Teaching Entrepreneurship and Investing: Eight Ideas For Parents Who Want To Instill Good Personal Finance Values One of my biggest goals over the next decade or two is to teach our children strong personal finance and entrepreneurial values.

Setting Up A House Buying Worksheet This worksheet was invaluable to us as we moved through the house-buying process.

If you’d like to browse through more of the archives, visit the chronology, where all posts are listed in chronological order.

Nine Ways to Get More out of The Simple Dollar
This is kind of a FAQ for new readers and is posted each week along with the Time Machine. Here are nine great ways for new readers to dig deeper into The Simple Dollar.

1. Subscribe by email or RSS. Visiting The Simple Dollar’s website is great, but for many people, it’s more convenient to receive the articles in another form. It’s easy to join 60,000 other subscribers and get The Simple Dollar’s content by email or in your RSS feeder (if you’re unfamiliar with RSS, check out Google Reader.

2. Comment. Each article on The Simple Dollar has lively discussion. Just click on the green square in the upper right of each article on the website and join in!

3. Read my story of financial meltdown and recovery. The Simple Dollar isn’t based on what I’ve read in books or learned in school. I’ve made a lifetime of financial mistakes – The Simple Dollar is a record of what works for me during the process of getting my life on a better track.

4. Download my free 49 page e-book. Everything You Ever Really Needed to Know About Personal Finance On Just One Page is completely free. It summarizes all of the key lessons I’ve learned along the way about personal finance in one tidy package – in fact, all of the main principles can be found right on the cover.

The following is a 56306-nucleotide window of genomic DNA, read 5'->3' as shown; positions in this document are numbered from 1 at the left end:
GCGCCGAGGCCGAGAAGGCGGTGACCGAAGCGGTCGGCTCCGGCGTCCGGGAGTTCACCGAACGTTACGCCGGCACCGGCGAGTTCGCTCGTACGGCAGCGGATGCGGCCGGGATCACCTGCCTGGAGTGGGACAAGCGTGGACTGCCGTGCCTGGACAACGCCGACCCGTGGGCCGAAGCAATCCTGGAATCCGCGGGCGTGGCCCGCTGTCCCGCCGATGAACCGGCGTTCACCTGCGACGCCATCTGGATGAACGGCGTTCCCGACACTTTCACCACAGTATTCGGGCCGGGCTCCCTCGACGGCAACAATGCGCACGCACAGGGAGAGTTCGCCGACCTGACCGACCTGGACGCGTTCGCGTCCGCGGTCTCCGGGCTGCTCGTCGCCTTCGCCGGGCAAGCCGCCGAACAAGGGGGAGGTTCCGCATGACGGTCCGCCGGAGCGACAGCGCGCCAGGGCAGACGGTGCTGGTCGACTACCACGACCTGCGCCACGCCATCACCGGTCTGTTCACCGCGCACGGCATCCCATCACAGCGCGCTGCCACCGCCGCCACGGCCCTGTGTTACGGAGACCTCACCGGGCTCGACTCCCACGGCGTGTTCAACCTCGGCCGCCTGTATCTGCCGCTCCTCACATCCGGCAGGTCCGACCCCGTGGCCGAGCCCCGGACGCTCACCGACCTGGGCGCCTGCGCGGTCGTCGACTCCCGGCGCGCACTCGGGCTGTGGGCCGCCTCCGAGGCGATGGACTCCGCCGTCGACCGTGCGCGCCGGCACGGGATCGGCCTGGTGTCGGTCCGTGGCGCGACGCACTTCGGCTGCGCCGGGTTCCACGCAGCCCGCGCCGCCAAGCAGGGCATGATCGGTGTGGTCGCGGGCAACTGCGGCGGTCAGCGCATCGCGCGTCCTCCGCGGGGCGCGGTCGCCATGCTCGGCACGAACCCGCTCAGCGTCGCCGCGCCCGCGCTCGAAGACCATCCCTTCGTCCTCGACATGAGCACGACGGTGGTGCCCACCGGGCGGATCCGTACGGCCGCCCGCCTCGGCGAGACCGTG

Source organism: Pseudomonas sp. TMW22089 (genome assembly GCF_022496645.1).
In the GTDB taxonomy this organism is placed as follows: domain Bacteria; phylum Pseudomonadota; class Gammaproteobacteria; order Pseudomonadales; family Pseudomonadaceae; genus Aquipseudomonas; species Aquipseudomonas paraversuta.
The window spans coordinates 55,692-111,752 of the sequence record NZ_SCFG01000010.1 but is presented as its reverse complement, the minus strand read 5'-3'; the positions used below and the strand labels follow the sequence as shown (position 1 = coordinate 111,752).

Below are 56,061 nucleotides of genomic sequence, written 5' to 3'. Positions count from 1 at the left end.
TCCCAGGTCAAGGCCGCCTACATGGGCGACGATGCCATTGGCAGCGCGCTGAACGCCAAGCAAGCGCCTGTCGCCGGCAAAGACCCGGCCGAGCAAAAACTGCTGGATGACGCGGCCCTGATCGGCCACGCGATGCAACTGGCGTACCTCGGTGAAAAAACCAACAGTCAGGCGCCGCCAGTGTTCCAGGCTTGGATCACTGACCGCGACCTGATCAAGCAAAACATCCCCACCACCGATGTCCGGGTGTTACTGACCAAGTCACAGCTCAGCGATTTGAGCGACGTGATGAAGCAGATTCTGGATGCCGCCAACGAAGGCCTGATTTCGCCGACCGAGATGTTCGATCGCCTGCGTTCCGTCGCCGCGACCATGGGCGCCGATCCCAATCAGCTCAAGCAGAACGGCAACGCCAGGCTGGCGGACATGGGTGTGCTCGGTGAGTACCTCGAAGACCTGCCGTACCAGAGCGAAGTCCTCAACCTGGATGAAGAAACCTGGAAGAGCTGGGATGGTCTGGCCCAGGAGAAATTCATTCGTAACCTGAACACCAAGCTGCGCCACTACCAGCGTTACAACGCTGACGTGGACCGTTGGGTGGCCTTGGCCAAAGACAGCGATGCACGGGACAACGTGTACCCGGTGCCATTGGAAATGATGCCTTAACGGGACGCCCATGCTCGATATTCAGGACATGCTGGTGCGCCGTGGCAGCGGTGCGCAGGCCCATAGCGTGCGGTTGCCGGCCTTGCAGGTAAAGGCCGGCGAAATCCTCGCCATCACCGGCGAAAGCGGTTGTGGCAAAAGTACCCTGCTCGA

5. Follow me on Twitter – or other social networks. I post tons of interesting articles, quotes, follow-up material, commentary, and other material on Twitter. Follow me! If you’re unfamiliar with Twitter, it’s essentially an open discussion forum for people to share ideas and thoughts with other like-minded folks – you just choose the people you want to listen to and their ideas and thoughts are all delivered to you on a single page.

I also participate on several other social networks. Feel free to check me out on (it’s where I collect links, from which I select the ones that appear in my weekly roundups), wakoopa (what software I use), GoodReads (what books I’m reading), Facebook, and FriendFeed (which aggregates everything). I also have an irregularly-updated personal site,

6. Dig through “31 Days to Fix Your Finances.” 31 Days to Fix Your Finances is an article series that outlines how you can get a grip on your finances over the course of a month.

7. Send me your questions and suggestions. Send me an email and let me know what you’re thinking, what you’d like to see, and any questions you might have. I try to respond to as many emails as possible and I read them all. I may even use your question in a future article!

8. Email a great article you find to a friend. Find an article that you think your friend would love? At the bottom of each article, you’ll find a link that says “Email this” – just click on that, type in your friend’s address, and send it right along to them!